XVII. Conference of the European Forum for Religious Education in Schools
Religious education in schools as accompanying on the road to Emaus
European society between fast changes and Christian identity.
Katowice (Polonia), March 30th –April 3rd 2016
- Nowadays, the religious condition of young people and their predisposition to interiority and spirituality are widely different with regard to the geographical and cultural context (e.g., countries such as Ireland, Italy or Poland can not be compared to other countries of EU), but also the inner life of each young person is deeply fragmented. Young people do not always know how to express their desire for a fully realized life; they are quite often sad and disenchanted, sometimes cynical and desperate. They seem “to escape from the world of firm faith”, just like the two sad and doubtful disciples of Emmaus who, after the death of Jesus, left Jerusalem, symbol of the “firm faith” they previously held (cf. Lk 24,13ss).
- Nevertheless, many young people are still inhabited by the aspiration to the Good, the Beautiful, the True (values, ideals, hopes, life goals …), although this desire remains often confused, unexpressed, not adequately understood by themselves and not adequately accompanied by adults. Precisely for this reason, we are aware of our responsibility: we want to offer them these noble ideals and give them a reason of our evangelical hope (cf. 1Pt 3:15).
- Two tasks are quite urgent to properly accompany the young people in their growth: 1) help them to “tune spiritual aerials”, so that they can listen to their inner voice, better understand their unhappiness and express their quest of happiness more effectively; 2) provide them “communication channels” (just to remain with the metaphor of the “aerials”), that is living human, spiritual and religious experiences and content, such that they may perceive them as interesting and engaging, relevant to their world and their experiences.
- The Church is both communio and ministratio (cf Lumen Gentium, n. 4), that is full membership to the ecclesial mystical body, and also dialogical opening and service to the world. The fraternal meeting with those who are not fully sharing the communion with the Church is an essential element of the mystery of the Church. So, it would not be ideal to introduce in school the practice of the sacraments of faith, that are connected with a full ecclesial communion; but it would be fitting to offer such “expanded sacramental signs”, that is symbols or acts indirectly able to suggest the search for transcendence and the openness to the spiritual dimension of life.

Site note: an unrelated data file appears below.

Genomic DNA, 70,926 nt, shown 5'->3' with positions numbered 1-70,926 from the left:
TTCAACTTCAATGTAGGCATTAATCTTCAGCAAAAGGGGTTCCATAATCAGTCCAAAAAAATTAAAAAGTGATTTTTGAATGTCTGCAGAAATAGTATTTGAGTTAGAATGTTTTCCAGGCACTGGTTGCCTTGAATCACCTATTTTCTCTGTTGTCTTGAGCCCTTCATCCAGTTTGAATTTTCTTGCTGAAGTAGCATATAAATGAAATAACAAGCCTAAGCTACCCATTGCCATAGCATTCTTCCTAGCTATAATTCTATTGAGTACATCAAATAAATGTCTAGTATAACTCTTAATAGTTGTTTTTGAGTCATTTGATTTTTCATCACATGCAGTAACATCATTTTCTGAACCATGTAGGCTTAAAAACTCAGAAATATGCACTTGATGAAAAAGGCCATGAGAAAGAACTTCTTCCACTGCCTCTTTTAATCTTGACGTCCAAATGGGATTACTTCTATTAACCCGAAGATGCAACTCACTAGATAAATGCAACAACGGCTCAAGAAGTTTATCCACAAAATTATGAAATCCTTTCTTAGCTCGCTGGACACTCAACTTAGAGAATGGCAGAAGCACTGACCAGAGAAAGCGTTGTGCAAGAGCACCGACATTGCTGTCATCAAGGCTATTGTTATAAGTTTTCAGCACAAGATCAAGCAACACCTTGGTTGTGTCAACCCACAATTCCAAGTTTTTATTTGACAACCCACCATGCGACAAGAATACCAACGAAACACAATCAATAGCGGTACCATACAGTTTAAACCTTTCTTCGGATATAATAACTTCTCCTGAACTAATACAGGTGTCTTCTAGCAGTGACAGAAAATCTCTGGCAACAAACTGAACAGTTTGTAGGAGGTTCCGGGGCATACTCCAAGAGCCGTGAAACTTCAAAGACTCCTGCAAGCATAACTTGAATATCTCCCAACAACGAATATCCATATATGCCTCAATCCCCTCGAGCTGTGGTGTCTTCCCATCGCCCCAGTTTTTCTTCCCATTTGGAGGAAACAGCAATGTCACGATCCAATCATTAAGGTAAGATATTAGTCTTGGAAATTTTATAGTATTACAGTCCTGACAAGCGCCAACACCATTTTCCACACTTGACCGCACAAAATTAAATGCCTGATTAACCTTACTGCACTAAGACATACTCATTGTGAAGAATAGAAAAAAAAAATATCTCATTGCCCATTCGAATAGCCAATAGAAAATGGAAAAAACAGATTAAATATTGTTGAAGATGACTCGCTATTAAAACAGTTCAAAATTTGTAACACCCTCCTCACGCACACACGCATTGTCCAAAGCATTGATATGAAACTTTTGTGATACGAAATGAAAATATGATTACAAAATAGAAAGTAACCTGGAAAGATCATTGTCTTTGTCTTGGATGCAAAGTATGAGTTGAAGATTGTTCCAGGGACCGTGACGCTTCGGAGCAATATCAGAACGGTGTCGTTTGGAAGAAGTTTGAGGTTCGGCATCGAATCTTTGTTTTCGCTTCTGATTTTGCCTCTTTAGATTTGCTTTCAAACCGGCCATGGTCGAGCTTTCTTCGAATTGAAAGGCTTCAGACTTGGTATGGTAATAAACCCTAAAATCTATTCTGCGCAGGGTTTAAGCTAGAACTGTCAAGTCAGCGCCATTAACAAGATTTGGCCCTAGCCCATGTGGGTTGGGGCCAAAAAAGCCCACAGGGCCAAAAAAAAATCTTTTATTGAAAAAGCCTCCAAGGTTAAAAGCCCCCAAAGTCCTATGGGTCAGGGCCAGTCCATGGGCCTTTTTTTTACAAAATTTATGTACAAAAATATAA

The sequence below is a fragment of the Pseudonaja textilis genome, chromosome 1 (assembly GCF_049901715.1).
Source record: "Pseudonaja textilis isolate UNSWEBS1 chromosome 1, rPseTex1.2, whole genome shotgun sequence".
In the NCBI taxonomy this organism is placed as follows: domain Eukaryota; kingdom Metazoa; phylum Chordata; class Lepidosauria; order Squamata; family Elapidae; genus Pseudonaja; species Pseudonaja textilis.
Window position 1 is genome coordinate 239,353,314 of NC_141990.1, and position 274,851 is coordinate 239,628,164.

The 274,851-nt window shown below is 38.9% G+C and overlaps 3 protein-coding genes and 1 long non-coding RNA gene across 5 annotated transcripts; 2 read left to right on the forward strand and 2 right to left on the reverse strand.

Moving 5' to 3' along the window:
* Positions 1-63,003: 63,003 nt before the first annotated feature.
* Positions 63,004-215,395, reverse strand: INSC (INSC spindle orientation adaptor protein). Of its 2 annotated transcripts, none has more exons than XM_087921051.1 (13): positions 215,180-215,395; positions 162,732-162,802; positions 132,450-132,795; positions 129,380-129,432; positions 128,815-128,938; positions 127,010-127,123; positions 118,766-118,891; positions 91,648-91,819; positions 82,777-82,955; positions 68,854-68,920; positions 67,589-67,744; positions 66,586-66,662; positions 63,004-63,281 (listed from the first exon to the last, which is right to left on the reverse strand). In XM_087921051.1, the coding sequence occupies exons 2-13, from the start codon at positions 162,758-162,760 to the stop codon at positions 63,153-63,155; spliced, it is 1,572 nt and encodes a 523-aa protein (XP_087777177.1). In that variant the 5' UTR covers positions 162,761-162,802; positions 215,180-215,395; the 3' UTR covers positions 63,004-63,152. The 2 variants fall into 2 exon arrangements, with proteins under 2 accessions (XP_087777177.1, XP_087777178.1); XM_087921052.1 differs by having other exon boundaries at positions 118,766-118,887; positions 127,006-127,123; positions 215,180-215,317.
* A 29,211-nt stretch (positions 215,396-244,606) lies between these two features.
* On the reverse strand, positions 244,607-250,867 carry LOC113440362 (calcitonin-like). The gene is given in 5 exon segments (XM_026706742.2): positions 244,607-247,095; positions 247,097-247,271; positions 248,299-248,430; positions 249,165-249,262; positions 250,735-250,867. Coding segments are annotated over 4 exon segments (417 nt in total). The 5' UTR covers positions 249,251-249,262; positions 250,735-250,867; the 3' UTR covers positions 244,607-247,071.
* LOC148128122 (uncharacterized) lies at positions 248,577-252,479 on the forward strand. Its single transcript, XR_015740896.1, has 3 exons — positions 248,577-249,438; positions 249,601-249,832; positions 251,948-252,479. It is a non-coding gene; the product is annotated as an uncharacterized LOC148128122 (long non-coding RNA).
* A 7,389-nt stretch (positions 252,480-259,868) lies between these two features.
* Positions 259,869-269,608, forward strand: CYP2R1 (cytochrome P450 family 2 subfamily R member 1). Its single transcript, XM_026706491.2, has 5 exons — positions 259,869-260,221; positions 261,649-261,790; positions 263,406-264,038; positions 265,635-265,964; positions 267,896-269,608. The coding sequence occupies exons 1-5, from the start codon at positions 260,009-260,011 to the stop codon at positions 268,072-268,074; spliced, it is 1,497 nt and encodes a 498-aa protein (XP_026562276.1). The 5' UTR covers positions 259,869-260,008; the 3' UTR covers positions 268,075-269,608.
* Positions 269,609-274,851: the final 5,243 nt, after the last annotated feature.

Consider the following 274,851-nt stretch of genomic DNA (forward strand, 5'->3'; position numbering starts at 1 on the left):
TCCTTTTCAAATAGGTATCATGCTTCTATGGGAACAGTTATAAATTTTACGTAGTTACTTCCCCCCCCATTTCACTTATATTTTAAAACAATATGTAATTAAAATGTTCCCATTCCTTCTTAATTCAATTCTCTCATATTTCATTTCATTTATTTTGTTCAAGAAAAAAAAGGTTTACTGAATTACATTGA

- Such accompaniment within RE in schools should be progressive and organically structured. It would be self-defeating to begin the lessons with the doctrinal or the moral aspects of religious life. First of all, it is necessary to meet their inner world (with artistic and aesthetical experiences, sharing “their” music, emotional education, etc.), and only at a later time help them to find in their own experience the way to reach what is “beyond” (spirituality / transcendence / encounter with God). Otherwise, they will not say, as the Emmaus disciples said to the unknown Companion, “Stay with us…” (Lk 24:29), but: “Go, please: I don’t need you anymore…”.
- Therefore, as RE tuitions are in the public school curricula, the proposal here suggested cannot be a “spiritual guidance” in the traditional sense, but rather a pedagogical methodology fitting to the school context, aimed at getting the students to discover at school (as far as is possible) those basic religious experiences they often lack either in their families, or in their Christian communities.
- It is therefore necessary to reset a better co-relation between RE in schools and youth ministry, recognizing their difference as well as their complementarity.
- In this process, the role of Religious Educators is crucial: although they should not be properly catechists – in a school context –they are nevertheless called to be, everywhere, a witness of their faith.
- The teacher should not think of himself or herself as just a “caregiver”, but he or she should also feel himself or herself cared for or “accompanied” by others. We insist once again on the duty of all RE teachers to care for their own lifelong learning, even with regard to their spiritual life.
- The experience of human fragility can often offer the opportunity to be a better person: the “limit experiences” (Grenzerfahrungen) can become “experiences of transcendence” and lead young people to, eventually, understand the meaning of human life. Therefore a scholastic accompaniment process should promote experiences of frailty, disease, poverty, helping the students to find in these practices a richness which can really fulfil the meaning of their life. We recommend, e.g., the proposal of PILGRIM (www.pilgrim.at) which aims to recognize the frailty of creation, and to accept it responsibly; many experiences of RE which attend to students affected by autism or other disabilities; more generally, any educational approach that emphasizes the responsible care of the weakest and vulnerable ones.
Katowice, April 3th 2016